Although the technology is available or just around the corner, however, the industry suffers from inertia. “This is a conservative business,” Stokka observes.

People are afraid of making mistakes. When each well must justify new technology, it is often easier to opt for something known than to take a risk. Some companies run campaigns, which is positive – but not enough.



A report just issued indicates that technical innovation could reduce annual drilling costs on the NCS by NOK 20 billion or 20 per cent within a few years.

This finding comes from OG21, Norway’s national technology strategy for the petroleum industry, which is mandated by the Ministry of Petroleum and Energy.

It represents a collaboration between oil companies, universities, research institutes, suppliers and government agencies.

Work on the report, with Stokka as one of the contributors, has been headed by Dag Breivik, drilling manager for Norway at oil company OMV.

“The challenge isn’t day rates and that sort of thing, but delivering wells at all,” says Breivik. “It takes too long.”

OG21 identifies five technologies with a particular potential to enhance drilling efficiency and save money, including steerable liner drilling.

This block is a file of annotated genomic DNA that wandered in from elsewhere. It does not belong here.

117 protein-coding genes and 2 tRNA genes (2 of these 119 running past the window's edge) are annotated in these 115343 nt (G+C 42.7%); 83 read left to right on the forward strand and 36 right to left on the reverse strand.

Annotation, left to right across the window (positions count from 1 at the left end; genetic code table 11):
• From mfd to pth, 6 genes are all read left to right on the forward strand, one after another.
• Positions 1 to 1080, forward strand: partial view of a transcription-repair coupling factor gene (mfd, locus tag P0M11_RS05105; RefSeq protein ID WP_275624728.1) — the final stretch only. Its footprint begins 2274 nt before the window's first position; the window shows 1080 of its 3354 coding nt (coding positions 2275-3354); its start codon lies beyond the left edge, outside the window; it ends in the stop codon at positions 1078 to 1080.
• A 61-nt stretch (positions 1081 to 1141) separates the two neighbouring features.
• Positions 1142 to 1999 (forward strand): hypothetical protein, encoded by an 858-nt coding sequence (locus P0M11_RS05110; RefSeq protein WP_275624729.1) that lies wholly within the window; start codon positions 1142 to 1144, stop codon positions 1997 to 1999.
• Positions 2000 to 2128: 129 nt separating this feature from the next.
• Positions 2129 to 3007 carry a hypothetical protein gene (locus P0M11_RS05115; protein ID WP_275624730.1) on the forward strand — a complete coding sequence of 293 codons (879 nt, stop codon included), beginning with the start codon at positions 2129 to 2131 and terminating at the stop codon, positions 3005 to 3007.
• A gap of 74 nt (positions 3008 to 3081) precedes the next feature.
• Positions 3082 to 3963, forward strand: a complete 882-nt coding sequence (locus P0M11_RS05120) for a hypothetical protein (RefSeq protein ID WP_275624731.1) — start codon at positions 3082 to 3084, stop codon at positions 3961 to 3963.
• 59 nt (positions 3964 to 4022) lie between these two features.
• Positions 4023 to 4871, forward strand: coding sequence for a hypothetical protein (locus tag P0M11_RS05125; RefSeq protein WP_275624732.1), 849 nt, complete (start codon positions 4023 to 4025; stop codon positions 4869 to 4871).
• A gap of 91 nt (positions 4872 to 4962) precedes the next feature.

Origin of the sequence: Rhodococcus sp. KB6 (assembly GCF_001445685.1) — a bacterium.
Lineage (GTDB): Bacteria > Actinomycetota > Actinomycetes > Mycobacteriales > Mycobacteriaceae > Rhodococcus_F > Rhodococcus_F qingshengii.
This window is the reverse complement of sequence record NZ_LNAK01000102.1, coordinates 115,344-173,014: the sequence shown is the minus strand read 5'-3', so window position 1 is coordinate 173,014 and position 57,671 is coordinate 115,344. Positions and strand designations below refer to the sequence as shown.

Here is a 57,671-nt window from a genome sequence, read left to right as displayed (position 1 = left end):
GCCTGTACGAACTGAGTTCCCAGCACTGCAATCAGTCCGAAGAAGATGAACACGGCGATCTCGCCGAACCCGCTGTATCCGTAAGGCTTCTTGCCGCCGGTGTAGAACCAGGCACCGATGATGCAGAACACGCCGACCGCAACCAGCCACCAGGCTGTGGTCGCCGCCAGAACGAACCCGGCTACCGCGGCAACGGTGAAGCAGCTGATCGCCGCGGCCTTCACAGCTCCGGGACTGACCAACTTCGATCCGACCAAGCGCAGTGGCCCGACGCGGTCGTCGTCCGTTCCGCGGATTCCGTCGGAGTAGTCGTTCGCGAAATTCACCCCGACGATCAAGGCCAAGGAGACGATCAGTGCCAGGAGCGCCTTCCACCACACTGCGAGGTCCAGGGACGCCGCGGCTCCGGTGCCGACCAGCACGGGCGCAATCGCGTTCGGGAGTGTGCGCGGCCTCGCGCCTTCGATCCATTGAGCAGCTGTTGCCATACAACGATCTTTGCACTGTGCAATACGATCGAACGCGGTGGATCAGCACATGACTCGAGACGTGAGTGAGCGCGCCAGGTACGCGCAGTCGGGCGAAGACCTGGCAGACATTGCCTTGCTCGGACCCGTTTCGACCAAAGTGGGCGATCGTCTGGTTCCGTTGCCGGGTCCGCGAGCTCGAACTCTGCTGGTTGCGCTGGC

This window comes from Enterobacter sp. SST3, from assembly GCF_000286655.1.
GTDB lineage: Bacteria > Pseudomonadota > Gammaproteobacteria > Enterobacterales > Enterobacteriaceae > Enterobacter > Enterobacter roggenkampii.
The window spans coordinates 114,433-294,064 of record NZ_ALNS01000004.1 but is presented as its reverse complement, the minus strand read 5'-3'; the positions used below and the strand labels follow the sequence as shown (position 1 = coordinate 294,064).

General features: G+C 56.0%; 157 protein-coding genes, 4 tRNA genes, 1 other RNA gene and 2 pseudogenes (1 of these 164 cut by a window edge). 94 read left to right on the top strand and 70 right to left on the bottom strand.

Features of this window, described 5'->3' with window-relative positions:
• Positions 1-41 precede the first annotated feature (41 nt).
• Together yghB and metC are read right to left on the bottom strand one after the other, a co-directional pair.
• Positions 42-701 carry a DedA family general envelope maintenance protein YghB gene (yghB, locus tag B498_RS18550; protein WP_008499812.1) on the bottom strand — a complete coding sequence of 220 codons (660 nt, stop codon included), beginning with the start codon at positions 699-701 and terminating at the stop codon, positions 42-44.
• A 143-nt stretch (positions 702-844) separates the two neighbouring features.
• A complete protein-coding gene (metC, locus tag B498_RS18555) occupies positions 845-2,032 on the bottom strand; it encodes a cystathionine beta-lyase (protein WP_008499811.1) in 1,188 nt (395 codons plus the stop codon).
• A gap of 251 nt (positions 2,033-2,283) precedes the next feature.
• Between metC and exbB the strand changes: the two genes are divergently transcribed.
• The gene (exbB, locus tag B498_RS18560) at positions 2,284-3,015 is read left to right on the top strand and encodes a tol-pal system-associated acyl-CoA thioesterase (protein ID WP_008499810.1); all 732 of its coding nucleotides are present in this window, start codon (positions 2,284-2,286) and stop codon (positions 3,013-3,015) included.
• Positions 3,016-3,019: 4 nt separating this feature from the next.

The others are managed pressure drilling, expandable casing and well equipment, high-speed downhole communication during drilling, and automated and autonomous systems.

Many of these solutions are already on the market and tested, but the companies have failed for various reasons to exploit their potential. Other technologies will soon be available, too.



Drilling a well costs NOK 5-10 million per day. Cutting execution time by 10 days would accordingly save NOK 50-100 million per operation, Breivik observes.

“It’s important to stress that none of the technologies cited will necessarily achieve that alone. But combining several would have a big impact and give the industry more tools.”

The OG21 report also emphasises that the government has a clear role in supporting technology development and piloting, while companies must eliminate requirements which lock in old solutions.

Breivik invites oil companies, rig owners and suppliers to sit down to a collective discussion on the improvement potential and the way obstacles can be removed.